Next, we need a function get_fib_XY() that reformats the sequence into training examples and target values to be used by the Keras input layer. When given time_steps as a parameter, get_fib_XY() constructs each row of the dataset with time_steps number of columns. This function not only constructs the training set and test set from the Fibonacci sequence, but also shuffles the training examples and reshapes them to the required TensorFlow format, i.e., total_samples x time_steps x features. Also, the function returns the scaler object that scales the values if scale_data is set to True.

Let’s generate a small training set to see what it looks like. We have set time_steps=3, total_fib_numbers=12, with approximately 70% examples going towards the test points. Note the training and test examples have been shuffled by the permutation() function.

Setting Up The Network

Now let’s setup a small network with two layers. The first one being the SimpleRNN layer and the second one being the Dense layer. Below is a summary of the model.

Train The Network And Evaluate

The next step is to add code that generates a dataset, trains the network, and evaluates it. This time around, we’ll scale the data between 0 and 1. We don’t need to pass scale_data parameter as its default value is True.

As output you’ll see the progress of training and the following values of mean square error:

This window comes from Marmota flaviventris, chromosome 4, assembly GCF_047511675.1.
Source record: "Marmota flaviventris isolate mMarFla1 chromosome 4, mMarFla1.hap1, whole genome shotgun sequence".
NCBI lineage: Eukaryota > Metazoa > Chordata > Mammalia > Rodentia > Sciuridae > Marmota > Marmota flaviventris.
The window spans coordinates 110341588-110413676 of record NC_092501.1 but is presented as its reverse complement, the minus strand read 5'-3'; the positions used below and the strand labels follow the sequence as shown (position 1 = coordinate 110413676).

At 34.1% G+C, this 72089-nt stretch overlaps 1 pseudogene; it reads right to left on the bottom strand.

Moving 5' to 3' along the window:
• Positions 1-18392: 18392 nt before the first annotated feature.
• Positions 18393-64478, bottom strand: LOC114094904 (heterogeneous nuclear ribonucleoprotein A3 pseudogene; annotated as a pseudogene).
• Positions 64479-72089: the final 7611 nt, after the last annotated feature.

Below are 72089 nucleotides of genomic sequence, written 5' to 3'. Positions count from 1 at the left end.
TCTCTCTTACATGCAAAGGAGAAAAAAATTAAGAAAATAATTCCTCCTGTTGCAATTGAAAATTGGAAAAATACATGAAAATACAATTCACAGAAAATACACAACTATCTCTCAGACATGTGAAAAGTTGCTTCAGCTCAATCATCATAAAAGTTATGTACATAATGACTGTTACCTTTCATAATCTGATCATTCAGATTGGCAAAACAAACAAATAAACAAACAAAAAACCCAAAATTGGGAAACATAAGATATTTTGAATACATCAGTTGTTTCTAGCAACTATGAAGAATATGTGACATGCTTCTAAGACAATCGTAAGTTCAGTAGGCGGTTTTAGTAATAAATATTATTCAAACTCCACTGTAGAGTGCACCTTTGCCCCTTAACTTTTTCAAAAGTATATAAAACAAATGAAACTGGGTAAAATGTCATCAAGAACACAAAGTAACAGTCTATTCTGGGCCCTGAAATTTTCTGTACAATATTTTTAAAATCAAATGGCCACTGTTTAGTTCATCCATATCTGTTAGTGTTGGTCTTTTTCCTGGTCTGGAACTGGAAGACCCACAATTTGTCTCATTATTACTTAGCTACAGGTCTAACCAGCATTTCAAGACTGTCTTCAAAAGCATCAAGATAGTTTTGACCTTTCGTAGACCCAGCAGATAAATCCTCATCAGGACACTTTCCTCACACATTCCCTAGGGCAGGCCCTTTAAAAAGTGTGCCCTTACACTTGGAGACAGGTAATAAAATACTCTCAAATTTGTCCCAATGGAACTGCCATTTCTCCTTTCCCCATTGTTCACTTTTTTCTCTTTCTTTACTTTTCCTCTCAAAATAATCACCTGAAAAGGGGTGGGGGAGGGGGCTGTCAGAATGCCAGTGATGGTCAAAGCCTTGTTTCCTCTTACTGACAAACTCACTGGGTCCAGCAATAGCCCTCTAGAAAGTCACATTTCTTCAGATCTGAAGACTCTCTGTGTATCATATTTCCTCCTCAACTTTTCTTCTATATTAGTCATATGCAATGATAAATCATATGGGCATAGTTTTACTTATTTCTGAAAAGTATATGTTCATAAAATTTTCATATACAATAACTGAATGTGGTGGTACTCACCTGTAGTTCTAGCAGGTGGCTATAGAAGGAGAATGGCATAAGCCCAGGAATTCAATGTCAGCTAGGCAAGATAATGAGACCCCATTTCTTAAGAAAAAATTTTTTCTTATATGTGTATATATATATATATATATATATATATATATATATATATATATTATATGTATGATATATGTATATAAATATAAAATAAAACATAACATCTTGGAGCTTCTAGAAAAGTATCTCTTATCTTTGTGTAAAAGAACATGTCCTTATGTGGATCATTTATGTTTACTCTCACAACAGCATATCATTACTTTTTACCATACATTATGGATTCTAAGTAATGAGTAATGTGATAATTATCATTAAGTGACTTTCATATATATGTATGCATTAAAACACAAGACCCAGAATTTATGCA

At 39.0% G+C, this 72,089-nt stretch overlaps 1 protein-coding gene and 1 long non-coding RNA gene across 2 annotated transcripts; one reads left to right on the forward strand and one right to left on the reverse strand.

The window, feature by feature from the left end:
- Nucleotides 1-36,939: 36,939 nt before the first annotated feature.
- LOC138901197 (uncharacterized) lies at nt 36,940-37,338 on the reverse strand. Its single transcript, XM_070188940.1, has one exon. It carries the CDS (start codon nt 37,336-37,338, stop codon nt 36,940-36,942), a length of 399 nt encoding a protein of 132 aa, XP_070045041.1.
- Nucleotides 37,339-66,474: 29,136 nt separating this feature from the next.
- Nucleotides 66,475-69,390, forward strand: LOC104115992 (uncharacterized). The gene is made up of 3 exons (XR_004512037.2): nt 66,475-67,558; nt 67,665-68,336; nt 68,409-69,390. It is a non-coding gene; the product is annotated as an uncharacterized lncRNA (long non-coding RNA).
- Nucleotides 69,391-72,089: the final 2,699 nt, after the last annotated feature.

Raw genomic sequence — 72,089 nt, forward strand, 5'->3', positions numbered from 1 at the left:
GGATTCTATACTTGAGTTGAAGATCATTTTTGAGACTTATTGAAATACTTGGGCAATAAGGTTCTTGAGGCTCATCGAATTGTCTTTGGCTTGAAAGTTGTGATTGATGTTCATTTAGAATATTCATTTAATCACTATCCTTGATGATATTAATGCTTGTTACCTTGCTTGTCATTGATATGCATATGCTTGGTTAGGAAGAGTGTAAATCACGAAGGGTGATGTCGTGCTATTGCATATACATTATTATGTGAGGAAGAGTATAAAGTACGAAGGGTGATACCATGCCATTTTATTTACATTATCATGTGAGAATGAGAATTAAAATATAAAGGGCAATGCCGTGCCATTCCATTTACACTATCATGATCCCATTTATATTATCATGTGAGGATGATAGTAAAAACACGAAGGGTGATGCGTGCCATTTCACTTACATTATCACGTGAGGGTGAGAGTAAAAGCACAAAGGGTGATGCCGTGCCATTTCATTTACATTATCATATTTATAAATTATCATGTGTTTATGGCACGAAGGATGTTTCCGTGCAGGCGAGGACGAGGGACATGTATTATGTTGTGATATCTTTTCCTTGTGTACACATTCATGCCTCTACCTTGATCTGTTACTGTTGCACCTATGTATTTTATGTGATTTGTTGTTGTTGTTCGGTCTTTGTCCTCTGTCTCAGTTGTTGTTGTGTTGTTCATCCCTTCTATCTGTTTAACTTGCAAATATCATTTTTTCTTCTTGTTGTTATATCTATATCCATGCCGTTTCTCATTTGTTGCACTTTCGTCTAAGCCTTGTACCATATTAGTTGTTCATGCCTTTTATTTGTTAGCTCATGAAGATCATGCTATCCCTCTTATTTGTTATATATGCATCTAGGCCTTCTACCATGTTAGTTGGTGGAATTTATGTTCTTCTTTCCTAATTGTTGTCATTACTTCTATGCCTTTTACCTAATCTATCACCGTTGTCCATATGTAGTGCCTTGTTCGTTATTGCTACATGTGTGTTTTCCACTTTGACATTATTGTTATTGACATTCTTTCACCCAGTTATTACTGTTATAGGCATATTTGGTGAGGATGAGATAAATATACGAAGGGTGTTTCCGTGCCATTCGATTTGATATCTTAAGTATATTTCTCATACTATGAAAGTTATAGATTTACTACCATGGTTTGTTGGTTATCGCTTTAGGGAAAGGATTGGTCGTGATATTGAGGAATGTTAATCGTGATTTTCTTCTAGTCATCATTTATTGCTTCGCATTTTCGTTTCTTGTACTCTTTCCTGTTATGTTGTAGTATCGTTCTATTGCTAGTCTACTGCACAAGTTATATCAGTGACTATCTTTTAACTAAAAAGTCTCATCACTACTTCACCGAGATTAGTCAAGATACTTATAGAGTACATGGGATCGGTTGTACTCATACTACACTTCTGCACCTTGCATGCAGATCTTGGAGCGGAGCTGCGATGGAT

Adding A Custom Attention Layer To The Network

In Keras, it is easy to create a custom layer that implements attention by subclassing the Layer class. The Keras guide lists down clear steps for creating a new layer via subclassing. We’ll use those guidelines here. All the weights and biases corresponding to a single layer are encapsulated by this class. We need to write the __init__ method as well as override the following methods:

• build(): Keras guide recommends adding weights in this method once the size of the inputs is known. This method ‘lazily’ creates weights. The builtin function add_weight() can be used to add weights and biases of the attention layer.
• call(): The call() method implements the mapping of inputs to outputs. It should implement the forward pass during training.

The Call Method For Attention Layer

The call method of the attention layer has to compute the alignment scores, weights, and context. You can go through the details of these parameters in Stefania’s excellent article on The Attention Mechanism from Scratch. We’ll implement the Bahdanau attention in our call() method.

The good thing about inheriting a layer from the Keras Layer class and adding the weights via add_weights() method is that weights are automatically tuned. Keras does an equivalent of ‘reverse engineering’ of the operations/computations of the call() method and calculates the gradients during training. It is important to specify trainable=True when adding the weights. You can also add a train_step() method to your custom layer and specify your own method for weight training if needed.

The code below implements our custom attention layer.

RNN Network With Attention Layer